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Home » Culture » Getting Around Japan Part 2: Trains and the Shinkansen

Getting Around Japan Part 2: Trains and the Shinkansen

18th September, 2014 I by Amanda Barnstien

Last time, we took a look at car usage in Japan. This time, we’ll take a look at one of the most popular forms of Japanese public transportation: trains and the shinkansen.

The Japanese trains and the shinkansen are low cost and run consistently on-time without fail, making them a good option for city-goers to use during a busy day. When compared to owning a car, taking the train can be considerably cheaper and various passes provide unlimited train use for a one-time fee.

These trains are used widely, especially during times when people are leaving for work and returning home. During these times, the Japanese trains can be so crowded that getting off for your stop may require pushing and squirming as you work your way through the small, densely-populated space. When the trains are crowded, it becomes quite easy for people to grab or grope other passengers without being identified. With this in mind, many women-only train cars have been established. If you are worried about getting on the trains during a busy time, check out this article for some advice.

Even with the shortfalls of the Japanese train system, its reliability, price and convenience have caused it to become an integral part of the typical daily Japanese lifestyle.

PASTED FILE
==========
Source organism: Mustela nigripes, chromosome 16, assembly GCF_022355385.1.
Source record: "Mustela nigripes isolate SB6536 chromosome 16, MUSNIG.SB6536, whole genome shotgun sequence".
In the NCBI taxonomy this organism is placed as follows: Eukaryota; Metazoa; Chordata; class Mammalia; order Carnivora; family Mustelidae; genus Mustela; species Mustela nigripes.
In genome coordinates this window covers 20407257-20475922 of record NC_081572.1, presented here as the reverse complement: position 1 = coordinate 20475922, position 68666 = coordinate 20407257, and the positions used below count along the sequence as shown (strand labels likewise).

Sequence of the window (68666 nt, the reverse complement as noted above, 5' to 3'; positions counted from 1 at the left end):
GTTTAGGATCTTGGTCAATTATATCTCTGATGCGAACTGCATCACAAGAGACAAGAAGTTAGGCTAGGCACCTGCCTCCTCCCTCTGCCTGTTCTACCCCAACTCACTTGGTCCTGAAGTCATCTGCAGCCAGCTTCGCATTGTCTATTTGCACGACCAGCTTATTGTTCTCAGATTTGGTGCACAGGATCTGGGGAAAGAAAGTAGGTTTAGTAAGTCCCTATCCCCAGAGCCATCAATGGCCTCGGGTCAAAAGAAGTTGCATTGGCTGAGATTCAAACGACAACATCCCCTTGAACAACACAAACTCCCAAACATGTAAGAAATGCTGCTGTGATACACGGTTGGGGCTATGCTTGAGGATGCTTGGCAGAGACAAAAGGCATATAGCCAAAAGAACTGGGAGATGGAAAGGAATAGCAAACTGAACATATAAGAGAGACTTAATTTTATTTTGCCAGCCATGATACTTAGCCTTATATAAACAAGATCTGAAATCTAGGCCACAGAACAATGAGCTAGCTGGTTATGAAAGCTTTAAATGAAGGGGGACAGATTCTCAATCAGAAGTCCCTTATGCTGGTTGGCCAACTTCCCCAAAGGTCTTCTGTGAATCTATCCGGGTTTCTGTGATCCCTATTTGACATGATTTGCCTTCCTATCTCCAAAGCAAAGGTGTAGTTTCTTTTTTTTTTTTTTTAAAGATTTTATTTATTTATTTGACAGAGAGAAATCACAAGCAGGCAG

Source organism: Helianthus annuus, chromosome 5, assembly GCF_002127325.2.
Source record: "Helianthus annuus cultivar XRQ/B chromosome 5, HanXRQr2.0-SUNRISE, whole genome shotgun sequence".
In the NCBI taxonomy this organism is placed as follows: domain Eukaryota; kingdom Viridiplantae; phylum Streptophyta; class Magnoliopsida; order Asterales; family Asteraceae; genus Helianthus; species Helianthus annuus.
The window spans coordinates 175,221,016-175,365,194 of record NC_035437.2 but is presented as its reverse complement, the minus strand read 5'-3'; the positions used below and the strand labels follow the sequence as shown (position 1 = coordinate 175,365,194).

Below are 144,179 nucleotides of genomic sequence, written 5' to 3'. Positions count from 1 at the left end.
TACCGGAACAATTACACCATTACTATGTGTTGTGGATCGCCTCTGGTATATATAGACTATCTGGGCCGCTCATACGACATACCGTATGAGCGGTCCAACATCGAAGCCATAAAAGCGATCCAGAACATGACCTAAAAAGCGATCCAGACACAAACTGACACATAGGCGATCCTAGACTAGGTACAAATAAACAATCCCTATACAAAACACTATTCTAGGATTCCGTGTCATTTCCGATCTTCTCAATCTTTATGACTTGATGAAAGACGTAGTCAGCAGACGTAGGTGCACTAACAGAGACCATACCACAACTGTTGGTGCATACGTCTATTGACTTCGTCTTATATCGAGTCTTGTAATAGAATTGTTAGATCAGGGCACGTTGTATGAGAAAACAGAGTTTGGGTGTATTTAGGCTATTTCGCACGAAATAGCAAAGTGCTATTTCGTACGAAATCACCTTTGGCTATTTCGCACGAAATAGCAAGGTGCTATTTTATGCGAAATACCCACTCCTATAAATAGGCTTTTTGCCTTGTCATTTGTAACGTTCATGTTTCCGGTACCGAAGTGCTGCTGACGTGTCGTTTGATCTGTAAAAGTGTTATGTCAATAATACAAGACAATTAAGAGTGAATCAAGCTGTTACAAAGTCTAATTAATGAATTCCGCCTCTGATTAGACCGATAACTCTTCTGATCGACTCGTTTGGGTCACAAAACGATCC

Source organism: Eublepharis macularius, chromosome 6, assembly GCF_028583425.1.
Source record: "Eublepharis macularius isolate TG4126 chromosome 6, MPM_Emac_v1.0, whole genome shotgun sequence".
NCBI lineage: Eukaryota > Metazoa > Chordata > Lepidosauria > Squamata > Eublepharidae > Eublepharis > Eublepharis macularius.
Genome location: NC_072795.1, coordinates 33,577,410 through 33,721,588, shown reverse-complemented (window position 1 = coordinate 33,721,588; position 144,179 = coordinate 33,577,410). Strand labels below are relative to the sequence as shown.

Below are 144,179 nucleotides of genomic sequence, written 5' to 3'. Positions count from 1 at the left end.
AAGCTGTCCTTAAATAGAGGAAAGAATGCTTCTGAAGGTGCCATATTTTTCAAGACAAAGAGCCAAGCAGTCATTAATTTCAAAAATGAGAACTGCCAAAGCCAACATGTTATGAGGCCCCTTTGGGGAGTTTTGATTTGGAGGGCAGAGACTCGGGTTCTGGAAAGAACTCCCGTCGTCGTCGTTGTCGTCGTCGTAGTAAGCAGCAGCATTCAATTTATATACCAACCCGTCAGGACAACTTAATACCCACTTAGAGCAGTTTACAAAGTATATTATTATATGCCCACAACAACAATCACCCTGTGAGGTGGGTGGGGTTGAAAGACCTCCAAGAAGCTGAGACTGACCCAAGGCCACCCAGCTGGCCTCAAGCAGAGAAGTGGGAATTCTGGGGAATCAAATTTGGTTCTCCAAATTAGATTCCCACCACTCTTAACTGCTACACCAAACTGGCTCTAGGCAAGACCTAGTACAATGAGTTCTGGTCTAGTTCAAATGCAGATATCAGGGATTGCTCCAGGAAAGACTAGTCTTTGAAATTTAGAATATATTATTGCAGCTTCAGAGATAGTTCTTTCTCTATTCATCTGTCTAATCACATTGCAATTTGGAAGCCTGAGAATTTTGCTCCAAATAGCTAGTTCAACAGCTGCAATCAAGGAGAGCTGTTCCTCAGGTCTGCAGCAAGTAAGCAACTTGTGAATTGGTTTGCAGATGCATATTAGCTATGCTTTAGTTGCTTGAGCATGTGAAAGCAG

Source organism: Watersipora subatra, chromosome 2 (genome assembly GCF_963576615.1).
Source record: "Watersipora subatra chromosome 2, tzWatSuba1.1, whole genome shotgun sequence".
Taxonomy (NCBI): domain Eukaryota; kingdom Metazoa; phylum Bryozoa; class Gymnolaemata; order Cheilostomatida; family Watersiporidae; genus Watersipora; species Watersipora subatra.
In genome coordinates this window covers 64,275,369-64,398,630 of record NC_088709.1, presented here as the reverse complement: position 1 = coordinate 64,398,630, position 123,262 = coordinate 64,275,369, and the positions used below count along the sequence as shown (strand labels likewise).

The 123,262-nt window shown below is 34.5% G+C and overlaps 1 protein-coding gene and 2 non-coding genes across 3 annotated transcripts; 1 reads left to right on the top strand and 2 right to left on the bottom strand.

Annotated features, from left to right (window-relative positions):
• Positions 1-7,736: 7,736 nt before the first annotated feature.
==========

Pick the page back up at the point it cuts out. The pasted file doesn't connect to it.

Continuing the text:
For longer trips, the shinkansen, or Japanese bullet train, is available. This type of train, competitive with air travel, is symbolic of modern Japan and many Japanese brag about the shinkansen to foreigners. This type of Japanese train allows day trips between large urban centers, like Tokyo and Osaka. As a result, shinkansen increase the efficiency of business between urban centers at a cheaper price than air travel. Shinkansen do not face the same crowding issues as regular Japanese trains, as most seats are reserved in advance. Shinkansen are a great form of public transportation for Japanese businessmen and tourists alike due to the ease and quickness in which these special trains connect Japan.

Many Americans are dependent on cars to get around and the idea of a reliable, on-schedule public transportation system may be hard to believe. The Japanese trains have been coordinated so successfully that Japanese people living in urban areas depend on them in order to reach most of their destinations.

Have you ever been on a train in Japan? Tell us about your experiences in the comments.

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